The Good, The Bad and The Ugly

One of the most noticeable aspects of Sergio Leone’s trend-setting, awe-inspiring and simply iconic spaghetti western, is how the world for both us and the characters themselves, is limited by the four walls of the frame. And it is in these 4 walls, that one of the greatest films of all time is crafted.


Although the movie runs for almost 180 minutes (3 hours), its plot is quite simple at the very basic. However the detours that the characters end up taking from the normal story arc is what lends the movie some of its grandeur and the characters most of their purpose.
The film, has very little dialogue, with the titular “The Good”, Clint Eastwood having almost no lines at all. “The Ugly”, on the other hand, played by a brilliant Eli Wallach in his career defining role, is some one who almost refuses to stay shut. It is a different thing, of course, that his dialogue is something you look forward to. Lee van Cleef delivers a menacing performance in his short, yet integral role as “The Bad”. Coming back to the point, the film has very little dialogue, with the camera doing most of the work. No better example of this can be found, than the climatic scene with a three way Mexican Stand-off that begins with the titular three taking their positions in a long shot and then in a series of close ups, the emotions upon each of their faces, without a single line of dialogue, no distraction from the tension of the scene, other than Ennio Morricone’s music, which is almost inseperable from the Western genre and especially the spaghetti Western. Morricone is to The Dollars Trilogy, what John Williams was and is (now that it’s been resurrected) to Star Wars.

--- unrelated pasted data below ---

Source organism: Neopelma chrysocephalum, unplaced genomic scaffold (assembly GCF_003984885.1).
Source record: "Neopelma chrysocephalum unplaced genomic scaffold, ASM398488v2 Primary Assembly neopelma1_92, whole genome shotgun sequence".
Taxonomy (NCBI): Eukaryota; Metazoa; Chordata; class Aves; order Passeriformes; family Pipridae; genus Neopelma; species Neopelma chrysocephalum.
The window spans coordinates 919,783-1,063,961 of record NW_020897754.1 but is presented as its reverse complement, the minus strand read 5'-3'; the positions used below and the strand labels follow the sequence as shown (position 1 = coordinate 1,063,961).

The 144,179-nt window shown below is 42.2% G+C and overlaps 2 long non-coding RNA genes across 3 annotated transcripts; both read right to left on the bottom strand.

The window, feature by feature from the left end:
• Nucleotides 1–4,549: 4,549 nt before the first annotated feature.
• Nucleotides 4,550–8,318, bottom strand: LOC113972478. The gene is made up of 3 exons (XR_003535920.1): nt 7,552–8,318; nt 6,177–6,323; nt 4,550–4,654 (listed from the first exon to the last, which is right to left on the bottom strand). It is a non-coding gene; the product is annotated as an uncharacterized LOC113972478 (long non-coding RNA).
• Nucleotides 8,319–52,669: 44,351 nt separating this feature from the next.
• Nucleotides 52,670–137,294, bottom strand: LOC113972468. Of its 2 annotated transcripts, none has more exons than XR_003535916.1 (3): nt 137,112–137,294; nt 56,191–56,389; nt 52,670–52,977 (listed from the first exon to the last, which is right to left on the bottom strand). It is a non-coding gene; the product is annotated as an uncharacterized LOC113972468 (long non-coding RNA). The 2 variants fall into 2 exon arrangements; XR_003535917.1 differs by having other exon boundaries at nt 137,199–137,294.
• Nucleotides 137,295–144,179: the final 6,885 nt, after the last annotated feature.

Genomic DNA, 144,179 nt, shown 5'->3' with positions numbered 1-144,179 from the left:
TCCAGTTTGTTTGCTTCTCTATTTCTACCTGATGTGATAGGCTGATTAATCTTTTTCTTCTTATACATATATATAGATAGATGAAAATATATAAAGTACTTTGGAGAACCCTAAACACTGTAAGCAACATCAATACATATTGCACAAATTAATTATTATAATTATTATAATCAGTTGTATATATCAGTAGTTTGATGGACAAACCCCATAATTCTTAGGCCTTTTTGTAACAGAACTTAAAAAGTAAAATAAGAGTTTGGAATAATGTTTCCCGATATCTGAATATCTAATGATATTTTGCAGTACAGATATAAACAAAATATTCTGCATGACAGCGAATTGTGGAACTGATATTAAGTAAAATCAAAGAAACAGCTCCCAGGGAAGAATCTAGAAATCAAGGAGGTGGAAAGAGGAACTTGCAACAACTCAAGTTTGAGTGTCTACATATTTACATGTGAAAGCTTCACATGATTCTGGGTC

Leone has use the magic of music and that of the camera to craft a masterpiece that was, is and shall continue to be imitated, not necessarily as a whole, but its scenes, all of them brilliant in their own right.